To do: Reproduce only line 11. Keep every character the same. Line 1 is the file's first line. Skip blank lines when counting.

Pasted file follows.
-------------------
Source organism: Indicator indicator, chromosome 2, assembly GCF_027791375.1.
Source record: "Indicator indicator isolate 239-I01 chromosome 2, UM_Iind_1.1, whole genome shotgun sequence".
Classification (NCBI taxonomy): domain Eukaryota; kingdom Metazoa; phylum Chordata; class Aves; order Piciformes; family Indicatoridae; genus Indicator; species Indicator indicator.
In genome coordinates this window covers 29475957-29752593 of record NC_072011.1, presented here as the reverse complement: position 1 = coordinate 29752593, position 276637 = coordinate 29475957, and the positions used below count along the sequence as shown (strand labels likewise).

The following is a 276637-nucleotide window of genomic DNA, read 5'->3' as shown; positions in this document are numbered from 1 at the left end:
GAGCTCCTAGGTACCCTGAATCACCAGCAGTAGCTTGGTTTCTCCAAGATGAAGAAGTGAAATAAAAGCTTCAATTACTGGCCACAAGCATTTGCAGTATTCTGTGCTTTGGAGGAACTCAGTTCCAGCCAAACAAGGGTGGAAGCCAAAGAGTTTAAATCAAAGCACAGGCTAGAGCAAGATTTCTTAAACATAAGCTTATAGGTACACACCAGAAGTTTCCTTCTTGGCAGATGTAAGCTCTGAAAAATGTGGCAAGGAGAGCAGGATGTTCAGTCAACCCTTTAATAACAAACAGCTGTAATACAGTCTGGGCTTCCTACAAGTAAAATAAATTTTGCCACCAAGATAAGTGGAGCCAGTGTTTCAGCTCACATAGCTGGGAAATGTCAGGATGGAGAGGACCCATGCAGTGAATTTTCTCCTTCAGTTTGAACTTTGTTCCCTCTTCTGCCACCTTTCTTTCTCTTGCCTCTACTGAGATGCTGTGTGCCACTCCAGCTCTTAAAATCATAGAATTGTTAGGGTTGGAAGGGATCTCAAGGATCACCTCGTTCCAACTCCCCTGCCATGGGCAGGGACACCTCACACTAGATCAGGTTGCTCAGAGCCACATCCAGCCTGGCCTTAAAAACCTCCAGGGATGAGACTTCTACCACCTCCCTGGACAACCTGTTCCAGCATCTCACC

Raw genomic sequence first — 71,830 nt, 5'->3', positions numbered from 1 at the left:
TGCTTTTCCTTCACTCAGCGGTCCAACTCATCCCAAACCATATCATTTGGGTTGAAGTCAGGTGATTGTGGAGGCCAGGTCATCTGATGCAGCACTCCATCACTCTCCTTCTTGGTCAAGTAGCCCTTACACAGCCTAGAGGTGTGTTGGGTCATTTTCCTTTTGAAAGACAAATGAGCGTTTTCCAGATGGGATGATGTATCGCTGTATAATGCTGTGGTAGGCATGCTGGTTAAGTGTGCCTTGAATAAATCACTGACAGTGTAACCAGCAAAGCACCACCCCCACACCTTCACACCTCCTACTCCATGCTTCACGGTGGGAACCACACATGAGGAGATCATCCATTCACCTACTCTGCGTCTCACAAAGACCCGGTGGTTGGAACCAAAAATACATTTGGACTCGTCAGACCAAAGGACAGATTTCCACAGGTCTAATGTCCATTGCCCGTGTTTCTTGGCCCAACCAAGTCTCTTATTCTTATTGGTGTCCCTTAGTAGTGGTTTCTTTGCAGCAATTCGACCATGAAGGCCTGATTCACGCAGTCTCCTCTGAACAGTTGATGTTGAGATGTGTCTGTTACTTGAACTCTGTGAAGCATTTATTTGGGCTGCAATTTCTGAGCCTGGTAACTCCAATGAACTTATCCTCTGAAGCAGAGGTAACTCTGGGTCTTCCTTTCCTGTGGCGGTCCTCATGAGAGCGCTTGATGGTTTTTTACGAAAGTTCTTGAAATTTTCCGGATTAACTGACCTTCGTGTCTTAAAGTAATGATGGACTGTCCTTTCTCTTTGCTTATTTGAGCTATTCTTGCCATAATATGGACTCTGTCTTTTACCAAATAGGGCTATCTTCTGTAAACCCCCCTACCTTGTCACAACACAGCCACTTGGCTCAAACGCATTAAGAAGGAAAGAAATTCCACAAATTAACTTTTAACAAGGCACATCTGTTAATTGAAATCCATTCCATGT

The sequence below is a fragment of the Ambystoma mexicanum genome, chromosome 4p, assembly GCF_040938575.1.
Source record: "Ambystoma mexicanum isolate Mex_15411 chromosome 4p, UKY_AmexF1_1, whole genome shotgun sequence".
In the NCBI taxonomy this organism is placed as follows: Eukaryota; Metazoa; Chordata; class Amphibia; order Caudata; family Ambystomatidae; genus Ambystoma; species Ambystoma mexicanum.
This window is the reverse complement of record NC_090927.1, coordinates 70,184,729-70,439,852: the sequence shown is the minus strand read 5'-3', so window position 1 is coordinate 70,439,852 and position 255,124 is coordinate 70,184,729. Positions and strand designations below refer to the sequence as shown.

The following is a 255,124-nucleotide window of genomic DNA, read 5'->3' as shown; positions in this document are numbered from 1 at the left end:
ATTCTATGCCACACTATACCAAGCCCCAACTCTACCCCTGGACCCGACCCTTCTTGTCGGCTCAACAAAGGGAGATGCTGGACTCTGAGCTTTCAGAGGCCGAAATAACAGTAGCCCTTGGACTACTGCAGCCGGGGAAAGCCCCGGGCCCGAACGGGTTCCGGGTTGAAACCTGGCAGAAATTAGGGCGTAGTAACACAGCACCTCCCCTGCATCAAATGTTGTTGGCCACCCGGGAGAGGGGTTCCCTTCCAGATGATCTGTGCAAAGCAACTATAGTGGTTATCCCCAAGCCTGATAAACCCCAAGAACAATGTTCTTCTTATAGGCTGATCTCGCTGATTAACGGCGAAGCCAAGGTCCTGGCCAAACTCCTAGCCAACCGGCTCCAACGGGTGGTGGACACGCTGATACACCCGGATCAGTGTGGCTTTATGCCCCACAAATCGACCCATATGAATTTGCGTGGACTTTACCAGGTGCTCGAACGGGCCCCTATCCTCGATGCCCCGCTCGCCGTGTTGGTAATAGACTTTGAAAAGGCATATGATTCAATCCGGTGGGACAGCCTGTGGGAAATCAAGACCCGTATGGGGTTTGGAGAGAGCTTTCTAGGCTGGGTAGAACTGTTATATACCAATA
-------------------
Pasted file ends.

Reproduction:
In the NCBI taxonomy this organism is placed as follows: Eukaryota; Metazoa; Chordata; class Amphibia; order Caudata; family Ambystomatidae; genus Ambystoma; species Ambystoma mexicanum.